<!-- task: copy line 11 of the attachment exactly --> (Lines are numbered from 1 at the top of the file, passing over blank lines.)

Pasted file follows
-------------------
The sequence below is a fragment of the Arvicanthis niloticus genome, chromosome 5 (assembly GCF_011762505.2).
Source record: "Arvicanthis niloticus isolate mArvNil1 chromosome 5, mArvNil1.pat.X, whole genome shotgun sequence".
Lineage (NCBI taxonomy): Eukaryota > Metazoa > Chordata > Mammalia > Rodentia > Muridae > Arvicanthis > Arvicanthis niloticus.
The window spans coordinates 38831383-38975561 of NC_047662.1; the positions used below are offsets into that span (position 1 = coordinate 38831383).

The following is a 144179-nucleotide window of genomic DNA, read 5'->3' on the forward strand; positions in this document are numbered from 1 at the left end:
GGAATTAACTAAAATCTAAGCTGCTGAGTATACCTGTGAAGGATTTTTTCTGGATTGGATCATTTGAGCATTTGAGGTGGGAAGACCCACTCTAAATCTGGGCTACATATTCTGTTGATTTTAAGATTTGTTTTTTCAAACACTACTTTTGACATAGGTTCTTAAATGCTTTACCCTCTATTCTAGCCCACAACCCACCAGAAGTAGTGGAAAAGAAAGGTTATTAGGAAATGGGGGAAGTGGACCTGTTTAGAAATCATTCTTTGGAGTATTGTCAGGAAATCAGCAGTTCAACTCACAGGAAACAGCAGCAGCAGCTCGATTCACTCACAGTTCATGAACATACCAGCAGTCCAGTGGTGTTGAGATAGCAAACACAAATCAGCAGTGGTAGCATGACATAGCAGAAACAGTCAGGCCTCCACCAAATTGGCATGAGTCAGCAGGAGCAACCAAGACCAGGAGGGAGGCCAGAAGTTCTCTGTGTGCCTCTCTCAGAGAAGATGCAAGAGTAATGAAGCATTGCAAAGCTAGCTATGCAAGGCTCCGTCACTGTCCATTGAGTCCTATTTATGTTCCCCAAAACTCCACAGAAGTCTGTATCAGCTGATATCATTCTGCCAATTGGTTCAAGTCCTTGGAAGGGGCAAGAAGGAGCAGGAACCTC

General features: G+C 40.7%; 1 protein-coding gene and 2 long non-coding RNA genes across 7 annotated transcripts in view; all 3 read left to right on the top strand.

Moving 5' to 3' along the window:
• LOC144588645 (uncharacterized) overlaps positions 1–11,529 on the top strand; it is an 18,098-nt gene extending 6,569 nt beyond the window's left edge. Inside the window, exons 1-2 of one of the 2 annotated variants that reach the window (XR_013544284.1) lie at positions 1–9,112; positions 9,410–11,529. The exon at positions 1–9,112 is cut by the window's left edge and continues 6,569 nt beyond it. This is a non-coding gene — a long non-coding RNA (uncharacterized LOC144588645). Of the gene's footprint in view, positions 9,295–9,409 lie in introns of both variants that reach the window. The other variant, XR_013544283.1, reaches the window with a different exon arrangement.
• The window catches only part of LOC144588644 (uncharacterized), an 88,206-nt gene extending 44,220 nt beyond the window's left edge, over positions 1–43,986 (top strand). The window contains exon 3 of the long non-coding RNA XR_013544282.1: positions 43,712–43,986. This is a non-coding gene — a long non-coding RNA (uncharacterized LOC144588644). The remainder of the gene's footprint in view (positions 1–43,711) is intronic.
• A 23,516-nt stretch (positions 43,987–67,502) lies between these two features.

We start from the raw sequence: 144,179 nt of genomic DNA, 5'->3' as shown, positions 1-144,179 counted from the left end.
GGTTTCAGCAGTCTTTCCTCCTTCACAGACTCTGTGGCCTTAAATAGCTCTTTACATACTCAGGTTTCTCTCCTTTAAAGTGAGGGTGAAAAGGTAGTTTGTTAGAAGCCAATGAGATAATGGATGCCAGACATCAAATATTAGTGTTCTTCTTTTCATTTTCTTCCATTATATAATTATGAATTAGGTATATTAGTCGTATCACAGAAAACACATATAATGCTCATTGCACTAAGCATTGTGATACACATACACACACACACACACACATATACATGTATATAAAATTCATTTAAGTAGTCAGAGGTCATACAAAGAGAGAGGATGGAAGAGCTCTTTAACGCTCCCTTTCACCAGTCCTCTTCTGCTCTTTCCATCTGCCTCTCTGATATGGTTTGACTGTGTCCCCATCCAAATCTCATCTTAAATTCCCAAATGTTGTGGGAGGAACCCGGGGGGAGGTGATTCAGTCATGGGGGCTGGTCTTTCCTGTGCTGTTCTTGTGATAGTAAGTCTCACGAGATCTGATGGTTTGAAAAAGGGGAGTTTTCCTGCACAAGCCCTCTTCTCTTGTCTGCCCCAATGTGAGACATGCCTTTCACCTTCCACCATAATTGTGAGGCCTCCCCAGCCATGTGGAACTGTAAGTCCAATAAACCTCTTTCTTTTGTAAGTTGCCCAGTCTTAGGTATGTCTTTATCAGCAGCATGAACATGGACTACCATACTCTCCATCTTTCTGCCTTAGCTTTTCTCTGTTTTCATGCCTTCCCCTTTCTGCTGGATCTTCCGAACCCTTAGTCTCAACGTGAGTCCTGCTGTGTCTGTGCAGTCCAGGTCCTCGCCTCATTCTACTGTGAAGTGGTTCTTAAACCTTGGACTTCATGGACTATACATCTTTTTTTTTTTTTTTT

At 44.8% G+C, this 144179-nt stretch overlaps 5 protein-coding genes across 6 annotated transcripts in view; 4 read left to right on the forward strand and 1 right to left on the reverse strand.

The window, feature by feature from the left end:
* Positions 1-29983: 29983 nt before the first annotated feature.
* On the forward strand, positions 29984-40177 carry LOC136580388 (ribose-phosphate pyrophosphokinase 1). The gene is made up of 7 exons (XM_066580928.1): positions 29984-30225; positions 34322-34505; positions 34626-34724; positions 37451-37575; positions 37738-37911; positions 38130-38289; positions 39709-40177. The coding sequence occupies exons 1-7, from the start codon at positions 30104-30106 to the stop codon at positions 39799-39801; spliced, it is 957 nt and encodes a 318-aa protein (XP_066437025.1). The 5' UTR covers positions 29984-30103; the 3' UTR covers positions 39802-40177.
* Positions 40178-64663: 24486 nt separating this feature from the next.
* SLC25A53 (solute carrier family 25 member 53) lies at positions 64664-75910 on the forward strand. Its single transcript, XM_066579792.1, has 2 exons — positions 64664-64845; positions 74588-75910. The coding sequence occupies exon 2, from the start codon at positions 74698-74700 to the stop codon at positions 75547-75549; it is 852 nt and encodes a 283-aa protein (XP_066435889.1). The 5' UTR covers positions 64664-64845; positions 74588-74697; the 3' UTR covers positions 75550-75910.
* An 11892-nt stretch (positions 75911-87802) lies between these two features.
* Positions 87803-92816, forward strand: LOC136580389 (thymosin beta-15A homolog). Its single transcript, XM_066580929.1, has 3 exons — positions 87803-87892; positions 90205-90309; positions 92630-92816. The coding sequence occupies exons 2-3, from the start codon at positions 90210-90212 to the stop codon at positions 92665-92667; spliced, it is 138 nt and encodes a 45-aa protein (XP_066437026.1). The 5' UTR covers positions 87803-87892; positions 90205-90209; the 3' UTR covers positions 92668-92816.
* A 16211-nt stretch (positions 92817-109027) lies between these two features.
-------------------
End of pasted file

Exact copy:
• A 23,516-nt stretch (positions 43,987–67,502) lies between these two features.